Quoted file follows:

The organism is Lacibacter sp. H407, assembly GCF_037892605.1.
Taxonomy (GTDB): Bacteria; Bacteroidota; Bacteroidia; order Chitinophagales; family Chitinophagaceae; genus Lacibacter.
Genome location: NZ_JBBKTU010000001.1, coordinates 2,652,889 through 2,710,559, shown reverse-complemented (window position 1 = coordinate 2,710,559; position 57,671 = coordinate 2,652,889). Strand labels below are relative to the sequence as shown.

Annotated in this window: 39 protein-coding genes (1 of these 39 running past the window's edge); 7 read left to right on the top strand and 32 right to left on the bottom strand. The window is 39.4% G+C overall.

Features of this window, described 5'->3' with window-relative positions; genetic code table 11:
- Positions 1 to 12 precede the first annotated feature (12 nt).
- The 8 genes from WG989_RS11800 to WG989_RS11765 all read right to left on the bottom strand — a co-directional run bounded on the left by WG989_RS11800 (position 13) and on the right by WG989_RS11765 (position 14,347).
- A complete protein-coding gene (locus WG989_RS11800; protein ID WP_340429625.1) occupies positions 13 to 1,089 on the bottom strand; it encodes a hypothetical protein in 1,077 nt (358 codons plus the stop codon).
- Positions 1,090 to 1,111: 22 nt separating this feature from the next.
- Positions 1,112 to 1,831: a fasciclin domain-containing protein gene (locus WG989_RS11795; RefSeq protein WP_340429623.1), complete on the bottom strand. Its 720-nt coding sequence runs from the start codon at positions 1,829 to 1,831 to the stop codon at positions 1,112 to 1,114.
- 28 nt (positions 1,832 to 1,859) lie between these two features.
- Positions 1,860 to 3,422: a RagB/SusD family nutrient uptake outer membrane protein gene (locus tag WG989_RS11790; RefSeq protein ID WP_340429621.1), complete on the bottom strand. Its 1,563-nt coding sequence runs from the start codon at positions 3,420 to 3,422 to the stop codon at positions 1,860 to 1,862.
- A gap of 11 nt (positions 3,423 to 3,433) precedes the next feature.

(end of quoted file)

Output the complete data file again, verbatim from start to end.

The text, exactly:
The organism is Lacibacter sp. H407, assembly GCF_037892605.1.
Taxonomy (GTDB): Bacteria; Bacteroidota; Bacteroidia; order Chitinophagales; family Chitinophagaceae; genus Lacibacter.
Genome location: NZ_JBBKTU010000001.1, coordinates 2,652,889 through 2,710,559, shown reverse-complemented (window position 1 = coordinate 2,710,559; position 57,671 = coordinate 2,652,889). Strand labels below are relative to the sequence as shown.

Annotated in this window: 39 protein-coding genes (1 of these 39 running past the window's edge); 7 read left to right on the top strand and 32 right to left on the bottom strand. The window is 39.4% G+C overall.

Features of this window, described 5'->3' with window-relative positions; genetic code table 11:
- Positions 1 to 12 precede the first annotated feature (12 nt).
- The 8 genes from WG989_RS11800 to WG989_RS11765 all read right to left on the bottom strand — a co-directional run bounded on the left by WG989_RS11800 (position 13) and on the right by WG989_RS11765 (position 14,347).
- A complete protein-coding gene (locus WG989_RS11800; protein ID WP_340429625.1) occupies positions 13 to 1,089 on the bottom strand; it encodes a hypothetical protein in 1,077 nt (358 codons plus the stop codon).
- Positions 1,090 to 1,111: 22 nt separating this feature from the next.
- Positions 1,112 to 1,831: a fasciclin domain-containing protein gene (locus WG989_RS11795; RefSeq protein WP_340429623.1), complete on the bottom strand. Its 720-nt coding sequence runs from the start codon at positions 1,829 to 1,831 to the stop codon at positions 1,112 to 1,114.
- 28 nt (positions 1,832 to 1,859) lie between these two features.
- Positions 1,860 to 3,422: a RagB/SusD family nutrient uptake outer membrane protein gene (locus tag WG989_RS11790; RefSeq protein ID WP_340429621.1), complete on the bottom strand. Its 1,563-nt coding sequence runs from the start codon at positions 3,420 to 3,422 to the stop codon at positions 1,860 to 1,862.
- A gap of 11 nt (positions 3,423 to 3,433) precedes the next feature.